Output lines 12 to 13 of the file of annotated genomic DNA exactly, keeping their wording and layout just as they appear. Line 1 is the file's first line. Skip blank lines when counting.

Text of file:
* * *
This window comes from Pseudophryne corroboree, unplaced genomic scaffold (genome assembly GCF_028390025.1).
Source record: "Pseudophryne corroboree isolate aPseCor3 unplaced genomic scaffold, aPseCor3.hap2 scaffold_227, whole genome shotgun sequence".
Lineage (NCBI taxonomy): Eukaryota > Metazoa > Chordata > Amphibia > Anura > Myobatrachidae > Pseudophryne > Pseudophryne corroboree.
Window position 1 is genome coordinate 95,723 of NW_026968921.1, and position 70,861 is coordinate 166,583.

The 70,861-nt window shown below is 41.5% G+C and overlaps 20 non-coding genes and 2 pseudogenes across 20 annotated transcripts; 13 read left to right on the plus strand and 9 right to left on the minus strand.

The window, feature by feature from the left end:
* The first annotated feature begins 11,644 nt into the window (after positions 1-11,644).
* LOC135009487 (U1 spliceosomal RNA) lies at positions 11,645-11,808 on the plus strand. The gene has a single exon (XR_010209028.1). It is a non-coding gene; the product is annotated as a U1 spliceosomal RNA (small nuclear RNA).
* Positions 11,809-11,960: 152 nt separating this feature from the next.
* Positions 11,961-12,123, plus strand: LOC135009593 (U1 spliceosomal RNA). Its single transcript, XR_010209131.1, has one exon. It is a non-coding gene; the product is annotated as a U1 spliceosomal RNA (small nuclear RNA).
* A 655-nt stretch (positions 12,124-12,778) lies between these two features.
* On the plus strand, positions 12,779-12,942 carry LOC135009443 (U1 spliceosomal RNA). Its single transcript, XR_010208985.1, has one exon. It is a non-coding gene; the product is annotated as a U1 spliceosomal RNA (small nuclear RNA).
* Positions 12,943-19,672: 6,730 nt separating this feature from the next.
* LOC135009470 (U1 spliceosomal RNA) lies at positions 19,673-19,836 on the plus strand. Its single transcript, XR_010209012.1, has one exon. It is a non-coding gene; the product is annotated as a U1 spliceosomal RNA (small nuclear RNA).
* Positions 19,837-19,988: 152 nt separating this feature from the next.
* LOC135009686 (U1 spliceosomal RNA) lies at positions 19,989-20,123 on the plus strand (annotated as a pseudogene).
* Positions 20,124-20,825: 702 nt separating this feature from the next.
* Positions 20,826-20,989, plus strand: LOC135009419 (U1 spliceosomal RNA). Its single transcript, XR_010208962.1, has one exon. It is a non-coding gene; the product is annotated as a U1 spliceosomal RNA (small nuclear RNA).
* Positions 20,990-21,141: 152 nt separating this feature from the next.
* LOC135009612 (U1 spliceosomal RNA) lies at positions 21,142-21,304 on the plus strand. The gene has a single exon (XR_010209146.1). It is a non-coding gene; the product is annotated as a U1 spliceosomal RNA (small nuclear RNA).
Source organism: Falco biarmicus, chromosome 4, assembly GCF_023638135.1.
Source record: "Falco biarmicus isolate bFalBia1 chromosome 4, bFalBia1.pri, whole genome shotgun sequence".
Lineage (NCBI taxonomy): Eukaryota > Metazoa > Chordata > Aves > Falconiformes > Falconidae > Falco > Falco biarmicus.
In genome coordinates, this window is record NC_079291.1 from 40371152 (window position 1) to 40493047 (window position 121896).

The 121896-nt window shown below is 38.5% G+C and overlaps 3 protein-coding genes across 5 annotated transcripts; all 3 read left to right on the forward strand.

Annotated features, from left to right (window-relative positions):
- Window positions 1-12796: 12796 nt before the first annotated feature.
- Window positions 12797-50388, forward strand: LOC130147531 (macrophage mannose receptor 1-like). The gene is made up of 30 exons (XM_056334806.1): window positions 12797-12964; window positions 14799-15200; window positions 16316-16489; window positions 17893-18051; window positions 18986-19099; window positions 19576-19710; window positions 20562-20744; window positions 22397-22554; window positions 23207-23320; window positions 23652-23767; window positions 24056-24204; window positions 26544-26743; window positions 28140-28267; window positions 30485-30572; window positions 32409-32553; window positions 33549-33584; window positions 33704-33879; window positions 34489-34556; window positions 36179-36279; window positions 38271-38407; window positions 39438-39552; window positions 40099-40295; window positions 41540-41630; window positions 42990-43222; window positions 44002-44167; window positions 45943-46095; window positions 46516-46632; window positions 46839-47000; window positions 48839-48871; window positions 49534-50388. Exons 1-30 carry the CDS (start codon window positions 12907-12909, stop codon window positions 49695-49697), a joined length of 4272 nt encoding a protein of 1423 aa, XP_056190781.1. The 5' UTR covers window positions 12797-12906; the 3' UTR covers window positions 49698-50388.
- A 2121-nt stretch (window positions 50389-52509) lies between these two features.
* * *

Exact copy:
* On the plus strand, positions 12,779-12,942 carry LOC135009443 (U1 spliceosomal RNA). Its single transcript, XR_010208985.1, has one exon. It is a non-coding gene; the product is annotated as a U1 spliceosomal RNA (small nuclear RNA).
* Positions 12,943-19,672: 6,730 nt separating this feature from the next.